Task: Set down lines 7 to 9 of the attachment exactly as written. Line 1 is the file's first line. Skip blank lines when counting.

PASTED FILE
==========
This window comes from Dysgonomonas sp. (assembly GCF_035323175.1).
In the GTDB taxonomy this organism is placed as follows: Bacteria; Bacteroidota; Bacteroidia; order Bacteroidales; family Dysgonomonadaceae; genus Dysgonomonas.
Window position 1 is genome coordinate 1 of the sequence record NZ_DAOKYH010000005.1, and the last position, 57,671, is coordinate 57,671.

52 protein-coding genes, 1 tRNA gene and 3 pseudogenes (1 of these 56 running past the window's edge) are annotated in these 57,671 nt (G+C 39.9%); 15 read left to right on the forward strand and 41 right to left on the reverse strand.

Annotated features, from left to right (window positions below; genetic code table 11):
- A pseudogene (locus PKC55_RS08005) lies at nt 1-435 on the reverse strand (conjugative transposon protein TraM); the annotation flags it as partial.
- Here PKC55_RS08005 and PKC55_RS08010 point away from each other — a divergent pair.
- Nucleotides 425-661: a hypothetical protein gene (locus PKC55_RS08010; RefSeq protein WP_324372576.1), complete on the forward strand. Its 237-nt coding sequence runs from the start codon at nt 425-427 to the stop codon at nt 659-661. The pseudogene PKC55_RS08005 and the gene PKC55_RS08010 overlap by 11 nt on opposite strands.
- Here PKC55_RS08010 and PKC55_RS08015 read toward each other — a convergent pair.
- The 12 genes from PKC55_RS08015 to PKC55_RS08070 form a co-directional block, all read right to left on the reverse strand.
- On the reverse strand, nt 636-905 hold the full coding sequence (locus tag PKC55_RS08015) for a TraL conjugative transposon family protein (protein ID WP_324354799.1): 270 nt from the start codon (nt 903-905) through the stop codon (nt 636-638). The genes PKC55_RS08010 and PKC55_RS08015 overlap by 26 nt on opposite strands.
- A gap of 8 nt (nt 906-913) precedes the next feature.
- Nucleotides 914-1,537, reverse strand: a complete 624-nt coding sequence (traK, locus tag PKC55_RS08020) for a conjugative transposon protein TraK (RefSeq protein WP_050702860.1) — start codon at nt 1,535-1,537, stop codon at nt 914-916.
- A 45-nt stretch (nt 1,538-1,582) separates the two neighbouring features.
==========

- Here PKC55_RS08005 and PKC55_RS08010 point away from each other — a divergent pair.
- Nucleotides 425-661: a hypothetical protein gene (locus PKC55_RS08010; RefSeq protein WP_324372576.1), complete on the forward strand. Its 237-nt coding sequence runs from the start codon at nt 425-427 to the stop codon at nt 659-661. The pseudogene PKC55_RS08005 and the gene PKC55_RS08010 overlap by 11 nt on opposite strands.
- Here PKC55_RS08010 and PKC55_RS08015 read toward each other — a convergent pair.